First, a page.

p21Cip1 Regulates the Cytotoxic Response to Thymidylate Synthase Inhibitors and IFN-γ in Colorectal Cancer.
In clonogenic survival assays, ZD9331 demonstrated cytotoxicity in the nm range (IC50 approximately 30–50 nm) in HCT116wt and HCT116p53−/− cell lines (Fig. 1A ⇓ ; 2 ). In each case ZD9331-induced cytotoxicity was reversible by dThd, consistent with thymineless stress (and subsequent DNA damage) induced by thymidylate synthase inhibition as the predominant mechanism of cell death. IFN-γ potentiated the cytotoxic activity of ZD9331 in a synergistic manner in these cell lines, an effect also reversed by dThd, demonstrating the requirement for ZD9331-induced DNA damage in the mechanism of sensitization by IFN-γ (Fig. 1A ⇓ ; 2 ). In contrast, p21Cip1−/− cells were highly resistant to the effects of thymidylate synthase inhibition by ZD9331 (Fig. 1A ⇓ ; IC50 approximately 1 μm; data not shown) but were exquisitely sensitive to IFN-γ (Fig. 1, A and B) ⇓ . Treatment of HCT116wt and p21Cip1−/− cells with another pure thymidylate synthase inhibitor, Tomudex, yielded similar results (data not shown). Of note, whereas HCT116wt cells were completely resistant to IFN-γ alone (Fig. 1A) ⇓ , pharmacologically relevant IFN-γ concentrations (10 units/ml; 4 ) were sufficient to sensitize HCT116wt to ZD9331 (28% versus 16% survival) as well as to sensitize HT29 to 5-fluorouracil/leucovorin treatment (data not shown). Extremely low concentrations of IFN-γ alone were sufficient to induce a cytotoxic response in HCT116 p21−/− cells (25% loss in clonogenic survival at 1 units/ml; IC50 < 3 units/ml; Fig. 1A ⇓ ).
p21Cip1 Does Not Regulate the Cytotoxic Response to Other Investigated Agents.
Agents that induce uridine-reversible RNA-mediated damage in HCT116 cells (5-fluorouracil/leucovorin), alkylation or topoisomerase I inhibition (doxorubicin), or topoisomerase II inhibition (etoposide) did not demonstrate preferential cytotoxicity in HCT116wt, p53−/−, or p21Cip1−/− isogenic cell lines, with the exception that p53−/− cells maintained a slight increased resistance to 5-fluorouracil/leucovorin in survival assays when compared with wt or p21−/− cells (Fig. 1B) ⇓ . Data demonstrate that p21Cip1 is required for thymineless-stress-induced cell death in HCT116, and the requirement for p21Cip1 is specific for cytotoxicity induced by this mode of cellular stress.
p21Cip1 Is Required for Thymineless Stress-Induced Apoptosis, Independent of Induced Elevation of Fas Cell-Surface Expression.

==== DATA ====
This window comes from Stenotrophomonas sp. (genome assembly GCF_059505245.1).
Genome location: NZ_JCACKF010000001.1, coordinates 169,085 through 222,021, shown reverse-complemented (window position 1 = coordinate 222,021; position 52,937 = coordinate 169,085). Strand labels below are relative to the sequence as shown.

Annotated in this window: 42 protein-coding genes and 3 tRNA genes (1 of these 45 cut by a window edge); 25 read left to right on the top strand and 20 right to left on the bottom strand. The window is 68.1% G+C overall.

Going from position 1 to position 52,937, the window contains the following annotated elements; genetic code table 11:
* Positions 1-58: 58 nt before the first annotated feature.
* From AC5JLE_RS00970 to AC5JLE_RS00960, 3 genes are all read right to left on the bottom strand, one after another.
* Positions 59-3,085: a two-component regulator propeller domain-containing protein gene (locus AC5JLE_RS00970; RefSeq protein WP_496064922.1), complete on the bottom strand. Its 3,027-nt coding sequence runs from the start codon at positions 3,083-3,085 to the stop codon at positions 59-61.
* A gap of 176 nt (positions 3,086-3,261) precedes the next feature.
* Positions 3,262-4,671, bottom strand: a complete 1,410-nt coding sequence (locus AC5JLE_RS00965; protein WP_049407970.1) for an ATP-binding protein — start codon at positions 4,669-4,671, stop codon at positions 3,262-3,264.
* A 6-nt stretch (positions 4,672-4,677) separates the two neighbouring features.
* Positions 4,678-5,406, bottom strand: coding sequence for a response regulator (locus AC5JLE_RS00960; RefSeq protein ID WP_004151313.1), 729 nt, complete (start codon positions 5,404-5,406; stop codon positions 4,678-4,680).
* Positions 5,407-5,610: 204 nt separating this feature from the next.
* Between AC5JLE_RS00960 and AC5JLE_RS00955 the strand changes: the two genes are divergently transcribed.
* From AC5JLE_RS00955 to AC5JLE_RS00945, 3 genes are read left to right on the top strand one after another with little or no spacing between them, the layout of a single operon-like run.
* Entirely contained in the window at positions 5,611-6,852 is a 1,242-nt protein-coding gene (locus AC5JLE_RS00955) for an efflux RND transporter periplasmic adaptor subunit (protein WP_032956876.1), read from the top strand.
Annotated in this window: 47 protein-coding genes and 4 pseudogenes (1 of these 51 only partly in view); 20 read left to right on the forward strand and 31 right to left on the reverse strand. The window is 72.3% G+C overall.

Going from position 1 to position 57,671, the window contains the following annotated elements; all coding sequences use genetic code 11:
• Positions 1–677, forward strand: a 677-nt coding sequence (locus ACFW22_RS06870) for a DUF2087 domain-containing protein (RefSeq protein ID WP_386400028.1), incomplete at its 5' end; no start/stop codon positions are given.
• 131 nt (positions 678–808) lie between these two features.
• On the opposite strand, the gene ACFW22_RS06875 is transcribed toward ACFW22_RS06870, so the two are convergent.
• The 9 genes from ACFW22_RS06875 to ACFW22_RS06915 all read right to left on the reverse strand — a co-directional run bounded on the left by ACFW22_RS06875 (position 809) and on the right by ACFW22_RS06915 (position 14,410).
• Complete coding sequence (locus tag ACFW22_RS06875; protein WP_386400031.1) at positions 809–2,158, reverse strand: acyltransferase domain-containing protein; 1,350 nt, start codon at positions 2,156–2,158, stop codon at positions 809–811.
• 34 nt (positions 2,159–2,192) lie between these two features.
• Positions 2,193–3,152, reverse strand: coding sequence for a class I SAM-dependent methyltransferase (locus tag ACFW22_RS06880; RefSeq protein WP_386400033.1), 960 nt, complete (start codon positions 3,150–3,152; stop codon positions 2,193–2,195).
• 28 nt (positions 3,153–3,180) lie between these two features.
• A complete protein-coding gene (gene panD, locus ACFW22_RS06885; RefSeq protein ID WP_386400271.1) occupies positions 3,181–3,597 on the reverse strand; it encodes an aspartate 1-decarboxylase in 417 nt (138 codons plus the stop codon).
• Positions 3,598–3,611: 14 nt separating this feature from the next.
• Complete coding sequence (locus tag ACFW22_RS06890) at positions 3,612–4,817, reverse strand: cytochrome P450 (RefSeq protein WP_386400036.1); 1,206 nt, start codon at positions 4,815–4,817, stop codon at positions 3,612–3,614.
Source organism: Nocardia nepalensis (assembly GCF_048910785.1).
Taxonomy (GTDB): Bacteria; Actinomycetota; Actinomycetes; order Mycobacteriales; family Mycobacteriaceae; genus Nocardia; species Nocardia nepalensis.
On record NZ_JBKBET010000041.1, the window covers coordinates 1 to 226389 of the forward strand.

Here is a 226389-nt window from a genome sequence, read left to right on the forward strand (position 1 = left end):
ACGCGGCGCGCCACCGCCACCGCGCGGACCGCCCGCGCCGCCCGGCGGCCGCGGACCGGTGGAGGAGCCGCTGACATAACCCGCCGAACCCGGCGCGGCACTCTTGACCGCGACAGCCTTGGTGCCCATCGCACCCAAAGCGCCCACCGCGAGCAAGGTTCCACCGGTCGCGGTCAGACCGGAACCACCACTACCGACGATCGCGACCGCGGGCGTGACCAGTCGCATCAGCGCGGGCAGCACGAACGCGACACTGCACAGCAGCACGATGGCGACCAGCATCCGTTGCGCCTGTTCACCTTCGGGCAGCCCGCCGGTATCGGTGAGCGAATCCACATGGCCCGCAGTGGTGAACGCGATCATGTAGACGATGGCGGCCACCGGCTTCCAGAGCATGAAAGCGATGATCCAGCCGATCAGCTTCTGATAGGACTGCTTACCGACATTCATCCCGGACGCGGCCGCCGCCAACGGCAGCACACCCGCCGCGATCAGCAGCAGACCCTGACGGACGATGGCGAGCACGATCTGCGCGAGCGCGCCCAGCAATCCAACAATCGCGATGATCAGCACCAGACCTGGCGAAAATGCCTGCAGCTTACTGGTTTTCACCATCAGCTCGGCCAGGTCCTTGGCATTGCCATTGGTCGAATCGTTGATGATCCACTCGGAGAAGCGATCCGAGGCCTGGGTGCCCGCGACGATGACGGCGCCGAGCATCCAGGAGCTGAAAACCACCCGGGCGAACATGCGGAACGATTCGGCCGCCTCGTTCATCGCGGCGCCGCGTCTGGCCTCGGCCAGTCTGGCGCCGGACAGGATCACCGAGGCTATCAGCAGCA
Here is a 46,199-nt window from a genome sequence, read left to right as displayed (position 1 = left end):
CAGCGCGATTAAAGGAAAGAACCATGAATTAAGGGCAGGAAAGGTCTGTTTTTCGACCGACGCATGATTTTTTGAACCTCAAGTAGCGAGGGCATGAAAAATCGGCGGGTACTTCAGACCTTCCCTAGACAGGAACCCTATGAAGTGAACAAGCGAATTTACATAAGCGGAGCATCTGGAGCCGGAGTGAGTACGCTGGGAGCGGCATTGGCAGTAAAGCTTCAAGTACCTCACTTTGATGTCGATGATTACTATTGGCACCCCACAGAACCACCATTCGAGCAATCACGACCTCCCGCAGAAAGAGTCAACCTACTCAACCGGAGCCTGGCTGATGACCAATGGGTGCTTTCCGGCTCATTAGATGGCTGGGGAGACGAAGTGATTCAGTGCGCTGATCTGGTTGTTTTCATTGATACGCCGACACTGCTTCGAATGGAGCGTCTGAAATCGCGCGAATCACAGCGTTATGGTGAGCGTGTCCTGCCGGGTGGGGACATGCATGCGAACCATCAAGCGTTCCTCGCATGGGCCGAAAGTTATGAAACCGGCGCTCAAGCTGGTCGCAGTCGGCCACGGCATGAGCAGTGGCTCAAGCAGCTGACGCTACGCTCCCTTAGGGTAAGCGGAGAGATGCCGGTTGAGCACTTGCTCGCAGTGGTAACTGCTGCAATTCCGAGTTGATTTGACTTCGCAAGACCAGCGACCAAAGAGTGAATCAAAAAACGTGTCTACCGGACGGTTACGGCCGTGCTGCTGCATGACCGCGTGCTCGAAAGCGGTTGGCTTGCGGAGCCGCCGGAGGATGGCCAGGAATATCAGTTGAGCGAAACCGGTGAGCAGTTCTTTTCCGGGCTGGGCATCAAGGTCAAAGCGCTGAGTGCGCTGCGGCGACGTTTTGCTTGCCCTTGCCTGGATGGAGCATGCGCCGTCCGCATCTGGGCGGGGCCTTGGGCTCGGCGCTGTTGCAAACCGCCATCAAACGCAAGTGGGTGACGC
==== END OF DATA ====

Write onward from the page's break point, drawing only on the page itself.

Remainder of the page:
HCT116wt and p53−/− cells readily underwent an equivalent degree of apoptosis when exposed to ZD9331 (50 nm, 72 hours, whereas p21Cip1−/− cells demonstrated minimal apoptosis above baseline after such exposure (Fig. 2A) ⇓ . Because the Fas signaling pathway is important in thymineless stress-induced apoptosis (3 , 4 , 7) , we explored the possible role of deregulated Fas expression in resistance of p21Cip1−/− cells to the consequences of thymidylate synthase inhibition. Cell surface Fas expression was determined in HCT116 isogenic cell lines both before and after treatment with ZD9331 (50 nm, 24 hours). Data demonstrated that Fas expression was reduced in p53−/− cells but increased in p21Cip1−/− cells, compared with wt controls, and all of the cell lines demonstrated an ∼2.5-fold increase in Fas expression after 24-hour exposure to ZD9331 (Fig. 2B) ⇓ .
P21Cip1 Promotes Exit from S Phase and Accumulation of Cells in Sub-G1 after Thymidylate Synthase Inhibition.
After treatment with ZD9331 (50 nm), HCT116wt and p21Cip1−/− cells each accumulated in S phase by 24 hours (Fig. 3, A and B) ⇓ . By 48 hours, wt cells were exiting S phase and progressing into G2M, with evidence of a sub-G1 apoptotic fraction (data not shown), in contrast to p21Cip1−/− cells, which remained in S phase. At 72 hours, the S-phase fraction in wt cells approximated control levels, and the sub-G1 fraction was >35% (Fig. 2A) ⇓ . In contrast, S-phase arrest in p21Cip1−/− cells persisted, and no significant sub-G1 fraction was detected. Data support a functional role for p21Cip1 in facilitating S-phase exit in HCT116wt cells after thymidylate synthase inhibition.
HCT116wt Cells Undergo Apoptosis before M-Phase Entry after Thymidylate Synthase Inhibition.